Israel’s next steps

The Israeli Defense Minister Ya’alon, in his customarily bold manner, made it clear that Israel “… will not tolerate any violation of our sovereignty and any attack on our soldiers and civilians, and will respond with determination and force against anyone who acts against us, in any place and at any time, as we did last night.” He may have conveniently forgotten that Israel is not the sovereign power in the Golan Heights. Nevertheless, and more importantly, he was ready on this occasion to let the world know that Israel was behind these air raids as means of deterrence. Ya’alon’s comments might be a departure from the ‘plausible deniability’ approach and a signal of readiness on Israel’s part to become more proactive in pursuing its objectives in Syria and Lebanon. The decision makers in Israel recognize that there is a slim chance that any outcome of the civil war in Syria will favor Israeli interests. In the meantime, however, Hezbollah, despite losing hundreds of its combatants in the fight in Lebanon, is acquiring valuable experience in the battlefield and is gradually becoming equipped with more advanced weaponry. The dilemma for Israel is whether to risk a rapid escalation or potentially facie a better equipped and experienced Hezbollah in a future theater of war. Neither of these options is appealing to Israeli leadership, and for now it would probably prefer to avoid confrontation. The situation is extremely volatile and any localised incident might lead to full blown hostilities reminiscent of the 2006 war between Israel and Hezbollah.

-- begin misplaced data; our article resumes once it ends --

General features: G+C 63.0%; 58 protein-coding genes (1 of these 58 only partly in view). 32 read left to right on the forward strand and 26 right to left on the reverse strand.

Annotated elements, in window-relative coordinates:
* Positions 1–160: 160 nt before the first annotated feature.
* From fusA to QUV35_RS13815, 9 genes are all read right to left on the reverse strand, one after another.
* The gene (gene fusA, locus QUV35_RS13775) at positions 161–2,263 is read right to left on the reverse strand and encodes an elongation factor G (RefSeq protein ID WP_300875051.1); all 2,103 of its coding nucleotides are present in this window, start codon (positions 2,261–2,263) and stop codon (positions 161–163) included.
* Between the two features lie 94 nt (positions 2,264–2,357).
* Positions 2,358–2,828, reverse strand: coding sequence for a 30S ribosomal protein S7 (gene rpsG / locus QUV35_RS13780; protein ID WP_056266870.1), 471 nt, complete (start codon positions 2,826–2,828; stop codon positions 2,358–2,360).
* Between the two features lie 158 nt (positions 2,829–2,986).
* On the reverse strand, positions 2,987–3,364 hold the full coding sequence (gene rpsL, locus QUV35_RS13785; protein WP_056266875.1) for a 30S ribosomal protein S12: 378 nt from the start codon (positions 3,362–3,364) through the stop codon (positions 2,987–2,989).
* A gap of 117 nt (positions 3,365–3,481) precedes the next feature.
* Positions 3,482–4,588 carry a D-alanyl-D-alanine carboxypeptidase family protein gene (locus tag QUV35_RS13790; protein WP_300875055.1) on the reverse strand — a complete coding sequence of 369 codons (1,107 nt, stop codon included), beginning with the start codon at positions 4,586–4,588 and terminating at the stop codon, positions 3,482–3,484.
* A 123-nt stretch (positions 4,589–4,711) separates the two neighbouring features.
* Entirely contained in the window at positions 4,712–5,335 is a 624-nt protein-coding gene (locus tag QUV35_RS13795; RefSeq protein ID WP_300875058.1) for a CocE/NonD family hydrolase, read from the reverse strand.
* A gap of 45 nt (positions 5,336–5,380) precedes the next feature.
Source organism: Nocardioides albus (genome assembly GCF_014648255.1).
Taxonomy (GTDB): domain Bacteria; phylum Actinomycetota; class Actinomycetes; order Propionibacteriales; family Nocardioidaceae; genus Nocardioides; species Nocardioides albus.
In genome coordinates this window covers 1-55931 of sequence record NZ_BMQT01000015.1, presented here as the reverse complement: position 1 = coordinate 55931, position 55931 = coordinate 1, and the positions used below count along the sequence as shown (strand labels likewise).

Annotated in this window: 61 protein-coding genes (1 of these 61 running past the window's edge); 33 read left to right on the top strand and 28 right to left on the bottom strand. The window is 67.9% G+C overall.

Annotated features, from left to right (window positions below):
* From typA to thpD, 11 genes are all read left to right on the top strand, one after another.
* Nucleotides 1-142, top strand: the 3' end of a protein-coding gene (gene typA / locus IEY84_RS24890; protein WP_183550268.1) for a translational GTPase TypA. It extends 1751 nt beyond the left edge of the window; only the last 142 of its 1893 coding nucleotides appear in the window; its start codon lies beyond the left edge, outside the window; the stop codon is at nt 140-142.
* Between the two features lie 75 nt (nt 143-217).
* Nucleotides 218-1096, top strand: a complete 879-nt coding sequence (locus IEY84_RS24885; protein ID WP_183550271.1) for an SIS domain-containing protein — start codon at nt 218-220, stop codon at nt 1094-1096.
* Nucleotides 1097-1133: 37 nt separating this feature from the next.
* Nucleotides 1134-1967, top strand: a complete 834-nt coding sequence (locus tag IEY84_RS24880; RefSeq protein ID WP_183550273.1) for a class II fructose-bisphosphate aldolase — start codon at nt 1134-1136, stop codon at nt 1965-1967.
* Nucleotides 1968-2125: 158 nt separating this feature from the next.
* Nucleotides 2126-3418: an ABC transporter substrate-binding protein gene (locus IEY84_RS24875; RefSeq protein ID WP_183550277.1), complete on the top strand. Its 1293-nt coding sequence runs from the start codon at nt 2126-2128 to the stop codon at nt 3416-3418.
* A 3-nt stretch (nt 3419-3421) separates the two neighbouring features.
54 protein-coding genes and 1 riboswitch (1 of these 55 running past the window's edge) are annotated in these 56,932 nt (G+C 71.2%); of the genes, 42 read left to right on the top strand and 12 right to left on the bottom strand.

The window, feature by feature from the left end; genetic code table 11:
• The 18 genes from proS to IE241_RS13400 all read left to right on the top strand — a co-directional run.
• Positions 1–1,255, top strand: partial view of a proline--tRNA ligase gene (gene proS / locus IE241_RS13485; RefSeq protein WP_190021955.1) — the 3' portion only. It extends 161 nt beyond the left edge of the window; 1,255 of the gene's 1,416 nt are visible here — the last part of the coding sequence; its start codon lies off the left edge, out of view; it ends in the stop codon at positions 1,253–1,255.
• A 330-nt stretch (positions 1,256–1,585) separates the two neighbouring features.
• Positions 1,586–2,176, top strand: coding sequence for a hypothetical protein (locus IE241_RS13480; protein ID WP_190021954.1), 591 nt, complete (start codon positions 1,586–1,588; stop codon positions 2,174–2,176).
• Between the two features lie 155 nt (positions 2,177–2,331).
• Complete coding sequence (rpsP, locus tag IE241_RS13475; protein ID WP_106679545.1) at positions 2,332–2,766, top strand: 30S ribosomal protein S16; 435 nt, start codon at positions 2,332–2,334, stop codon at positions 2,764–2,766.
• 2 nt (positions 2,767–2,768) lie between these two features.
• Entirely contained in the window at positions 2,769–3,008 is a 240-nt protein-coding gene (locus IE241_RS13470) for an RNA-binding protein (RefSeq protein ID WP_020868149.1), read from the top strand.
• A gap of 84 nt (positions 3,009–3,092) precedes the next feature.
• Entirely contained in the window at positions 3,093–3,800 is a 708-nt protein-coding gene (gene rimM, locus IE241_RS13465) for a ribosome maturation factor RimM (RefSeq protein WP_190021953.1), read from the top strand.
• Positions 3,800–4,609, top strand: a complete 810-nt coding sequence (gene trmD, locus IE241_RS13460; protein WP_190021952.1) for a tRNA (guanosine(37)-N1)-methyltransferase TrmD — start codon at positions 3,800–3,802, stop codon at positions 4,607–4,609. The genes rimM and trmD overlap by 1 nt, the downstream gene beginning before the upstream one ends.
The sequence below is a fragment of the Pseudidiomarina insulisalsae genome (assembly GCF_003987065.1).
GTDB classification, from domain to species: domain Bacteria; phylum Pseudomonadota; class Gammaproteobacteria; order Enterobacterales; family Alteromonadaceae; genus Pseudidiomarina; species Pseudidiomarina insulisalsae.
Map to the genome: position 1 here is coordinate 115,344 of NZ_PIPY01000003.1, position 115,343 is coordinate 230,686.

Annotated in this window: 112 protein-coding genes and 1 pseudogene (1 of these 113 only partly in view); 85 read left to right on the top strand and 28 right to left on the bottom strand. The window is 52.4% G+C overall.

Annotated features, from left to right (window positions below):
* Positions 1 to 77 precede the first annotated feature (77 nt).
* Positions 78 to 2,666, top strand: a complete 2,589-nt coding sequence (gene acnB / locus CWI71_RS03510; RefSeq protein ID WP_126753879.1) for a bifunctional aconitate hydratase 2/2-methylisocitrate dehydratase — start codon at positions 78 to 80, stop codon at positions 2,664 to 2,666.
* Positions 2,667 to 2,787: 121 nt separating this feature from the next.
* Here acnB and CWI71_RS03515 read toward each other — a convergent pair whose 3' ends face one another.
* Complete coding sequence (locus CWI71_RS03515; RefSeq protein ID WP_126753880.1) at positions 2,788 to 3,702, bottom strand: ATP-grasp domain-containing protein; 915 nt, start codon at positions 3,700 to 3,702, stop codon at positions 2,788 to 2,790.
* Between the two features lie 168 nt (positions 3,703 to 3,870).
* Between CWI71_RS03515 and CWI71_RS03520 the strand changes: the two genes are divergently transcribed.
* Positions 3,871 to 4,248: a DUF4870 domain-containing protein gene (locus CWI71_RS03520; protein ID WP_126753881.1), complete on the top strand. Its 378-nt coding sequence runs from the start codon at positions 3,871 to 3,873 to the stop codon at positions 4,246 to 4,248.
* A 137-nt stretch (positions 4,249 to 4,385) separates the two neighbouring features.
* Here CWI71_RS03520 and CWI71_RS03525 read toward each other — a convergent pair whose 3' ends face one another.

In this equation, one should also not forget that President Assad has little interest in opening a new front with Israel, while he is fighting for his survival. However, he might reach an erroneous conclusion that involving Israel in the civil war might divert attention from the internal conflict. This very dangerous scenario could lead to a war which would most likely not aid in strengthening Assad, but instead lead to more bloodshed. For forty years the truce along Golan Heights’ border between Syria and Israel was kept by both sides. Nonetheless, miscalculation by any of the sides involved, in favor of short term gains, might end in a high risk crisis and even war.


Yossi Mekelberg is an Associate Fellow at the Middle East and North Africa Program at the Royal Institute of International Affairs, Chatham House, where he is involved with projects and advisory work on conflict resolution, including Track II negotiations. He is also the Director of the International Relations and Social Sciences Program at Regent’s University in London, where he has taught since 1996. Previously, he was teaching at King’s College London and Tel Aviv University. Mekelberg’s fields of interest are international relations theory, international politics of the Middle East, human rights, and international relations and revolutions. He is a member of the London Committee of Human Rights Watch, serving on the Advocacy and Outreach committee. Mekelberg is a regular contributor to the international media on a wide range of international issues and you can find him on Twitter @YMekelberg.

Disclaimer: Views expressed by writers in this section are their own and do not reflect Al Arabiya English's point-of-view.